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10 Rules You Need for Successful Co-Writing

10 Rules You Need for Successful Co-Writing

One of the things that has most helped me develop as a worship songwriter has been learning to co-write.

Gone are the days when every song on a worship album was written by a single person.

A Matt Redman album is no longer written solely by Matt Redman.

Almost every single Bethel Music song is a co-write with at least 2, if not more, people involved.

Co-writing brings out the best in us.

To use a biblical term, It is iron sharpening iron.

So, I have put together a list of the top 10 rules you need to be successful in co-writing worship songs:

1. Become friends before you become co-writers.

Of course it is possible to be successful co-writers without being friends, but it is much harder.  Writing together requires a deep level of trust.  So, if you are planning on co-writing with someone, make sure it is someone that you would spend time with doing things other than songwriting!

2.  Laughter is key.

There is something special about laughing.  I imagine that Jesus and His disciples spent a lot of time laughing at each other’s jokes as they travelled around Israel together.  Laughter has a way of creating a strong bond of friendship as well as the ability to defuse potentially tense situations.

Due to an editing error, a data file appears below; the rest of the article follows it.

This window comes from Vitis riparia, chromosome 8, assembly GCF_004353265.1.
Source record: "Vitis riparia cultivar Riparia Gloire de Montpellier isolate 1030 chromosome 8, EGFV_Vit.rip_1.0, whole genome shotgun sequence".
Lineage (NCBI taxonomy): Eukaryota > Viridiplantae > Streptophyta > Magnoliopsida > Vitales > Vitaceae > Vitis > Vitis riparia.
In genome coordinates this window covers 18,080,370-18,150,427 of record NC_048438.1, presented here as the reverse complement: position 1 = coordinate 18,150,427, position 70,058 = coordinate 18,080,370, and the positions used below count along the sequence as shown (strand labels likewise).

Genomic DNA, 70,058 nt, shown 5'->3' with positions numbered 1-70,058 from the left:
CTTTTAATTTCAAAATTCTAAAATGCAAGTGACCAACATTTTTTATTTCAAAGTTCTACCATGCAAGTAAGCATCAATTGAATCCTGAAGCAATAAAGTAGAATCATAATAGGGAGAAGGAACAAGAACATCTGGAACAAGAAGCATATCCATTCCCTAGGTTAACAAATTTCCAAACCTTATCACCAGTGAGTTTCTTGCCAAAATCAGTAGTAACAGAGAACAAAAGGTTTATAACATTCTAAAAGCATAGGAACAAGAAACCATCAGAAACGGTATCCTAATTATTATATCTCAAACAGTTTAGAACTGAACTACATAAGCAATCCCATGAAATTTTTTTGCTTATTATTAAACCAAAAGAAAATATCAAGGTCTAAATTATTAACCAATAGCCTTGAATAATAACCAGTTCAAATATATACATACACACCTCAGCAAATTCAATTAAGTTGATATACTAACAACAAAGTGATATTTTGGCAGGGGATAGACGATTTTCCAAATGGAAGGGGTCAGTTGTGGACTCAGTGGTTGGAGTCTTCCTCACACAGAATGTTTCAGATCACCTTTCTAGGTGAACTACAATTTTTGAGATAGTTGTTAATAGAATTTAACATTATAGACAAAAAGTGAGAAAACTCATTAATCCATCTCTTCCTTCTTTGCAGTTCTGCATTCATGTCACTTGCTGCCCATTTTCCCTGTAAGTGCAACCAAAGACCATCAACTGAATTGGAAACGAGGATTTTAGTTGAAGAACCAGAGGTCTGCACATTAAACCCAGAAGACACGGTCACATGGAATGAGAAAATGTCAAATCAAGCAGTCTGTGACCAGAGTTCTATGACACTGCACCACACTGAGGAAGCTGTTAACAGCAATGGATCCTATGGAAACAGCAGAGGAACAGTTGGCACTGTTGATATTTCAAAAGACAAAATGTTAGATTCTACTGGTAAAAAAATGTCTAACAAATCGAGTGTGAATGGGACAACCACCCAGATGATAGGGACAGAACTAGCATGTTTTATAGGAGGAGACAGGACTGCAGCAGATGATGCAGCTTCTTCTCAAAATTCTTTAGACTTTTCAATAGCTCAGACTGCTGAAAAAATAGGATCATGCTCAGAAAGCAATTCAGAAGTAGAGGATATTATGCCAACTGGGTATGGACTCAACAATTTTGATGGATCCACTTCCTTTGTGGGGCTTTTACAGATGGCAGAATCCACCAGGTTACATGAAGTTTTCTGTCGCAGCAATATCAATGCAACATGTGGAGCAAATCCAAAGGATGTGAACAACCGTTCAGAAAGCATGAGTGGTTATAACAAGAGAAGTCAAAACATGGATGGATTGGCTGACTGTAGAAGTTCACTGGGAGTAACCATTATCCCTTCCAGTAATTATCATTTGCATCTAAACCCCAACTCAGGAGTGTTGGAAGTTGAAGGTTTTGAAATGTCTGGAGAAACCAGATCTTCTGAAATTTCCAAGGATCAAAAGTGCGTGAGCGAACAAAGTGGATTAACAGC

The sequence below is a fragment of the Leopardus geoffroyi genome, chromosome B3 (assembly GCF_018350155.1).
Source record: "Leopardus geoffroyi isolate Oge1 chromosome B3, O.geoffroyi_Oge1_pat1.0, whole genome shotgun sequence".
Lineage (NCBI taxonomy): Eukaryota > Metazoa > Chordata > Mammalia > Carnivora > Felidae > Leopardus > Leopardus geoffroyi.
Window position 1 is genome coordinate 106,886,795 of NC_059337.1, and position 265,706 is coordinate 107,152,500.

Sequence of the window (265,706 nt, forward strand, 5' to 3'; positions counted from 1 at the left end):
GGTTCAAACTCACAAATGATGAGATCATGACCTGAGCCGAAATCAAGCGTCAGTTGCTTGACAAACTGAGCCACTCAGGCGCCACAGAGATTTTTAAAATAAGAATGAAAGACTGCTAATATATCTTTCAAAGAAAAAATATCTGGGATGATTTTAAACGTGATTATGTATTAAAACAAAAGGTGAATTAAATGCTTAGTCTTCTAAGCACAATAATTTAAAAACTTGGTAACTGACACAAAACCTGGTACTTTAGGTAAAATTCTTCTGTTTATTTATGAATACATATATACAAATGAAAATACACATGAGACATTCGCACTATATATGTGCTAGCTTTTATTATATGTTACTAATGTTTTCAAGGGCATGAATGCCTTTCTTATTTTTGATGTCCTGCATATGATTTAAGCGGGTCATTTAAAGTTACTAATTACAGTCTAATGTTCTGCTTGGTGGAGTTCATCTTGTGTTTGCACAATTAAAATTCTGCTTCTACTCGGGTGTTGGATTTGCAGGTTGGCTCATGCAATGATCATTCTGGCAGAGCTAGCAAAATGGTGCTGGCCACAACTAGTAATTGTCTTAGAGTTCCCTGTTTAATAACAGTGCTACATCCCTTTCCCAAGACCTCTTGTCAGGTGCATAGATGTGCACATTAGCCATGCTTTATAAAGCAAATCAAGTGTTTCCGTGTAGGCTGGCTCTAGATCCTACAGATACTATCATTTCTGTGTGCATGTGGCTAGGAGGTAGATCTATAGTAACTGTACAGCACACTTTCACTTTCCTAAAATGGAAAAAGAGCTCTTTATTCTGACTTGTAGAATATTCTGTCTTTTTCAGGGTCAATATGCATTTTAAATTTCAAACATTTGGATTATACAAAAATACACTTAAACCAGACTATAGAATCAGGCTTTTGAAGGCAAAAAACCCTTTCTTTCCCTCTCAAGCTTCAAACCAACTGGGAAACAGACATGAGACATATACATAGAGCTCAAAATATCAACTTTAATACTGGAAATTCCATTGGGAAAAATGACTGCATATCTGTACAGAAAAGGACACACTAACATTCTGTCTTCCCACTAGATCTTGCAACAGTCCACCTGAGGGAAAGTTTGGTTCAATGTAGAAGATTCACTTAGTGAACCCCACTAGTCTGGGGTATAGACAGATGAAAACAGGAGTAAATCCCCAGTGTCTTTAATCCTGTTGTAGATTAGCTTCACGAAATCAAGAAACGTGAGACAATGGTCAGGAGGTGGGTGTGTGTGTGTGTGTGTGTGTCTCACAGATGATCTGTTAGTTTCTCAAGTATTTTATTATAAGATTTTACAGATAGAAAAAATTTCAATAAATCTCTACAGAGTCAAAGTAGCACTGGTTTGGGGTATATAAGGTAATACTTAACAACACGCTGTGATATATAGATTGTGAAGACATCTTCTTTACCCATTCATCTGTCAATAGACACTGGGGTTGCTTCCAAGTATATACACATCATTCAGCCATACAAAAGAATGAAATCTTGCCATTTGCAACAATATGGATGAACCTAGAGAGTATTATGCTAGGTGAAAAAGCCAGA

Learn to laugh with each other and learn to laugh at yourself.

3.  The Song is King

When co-writing with someone, know and believe that any criticism or feedback is not a personal attack.  You are working with someone to help make the song the best it can be.  Everything you do should be to serve the song and make it better.

4.   Hold your song lightly.

Sometimes it is easy to become attached to specific lines or melodies in a song, particularly if it is something you have been working on for a long time.  Hold your song lightly, with an open hand, so that when you co-write, new ideas can be placed in your hand that could improve and create a song that is more than simply the sum of its individual parts.

5.  It is rare for God to give you fully formed songs.

Something that is often seen on Christian songwriting forums/FB groups are posts that start: “God gave me this song when I was worshiping the other day.   It definitely came from God as it only took me five minutes to write…”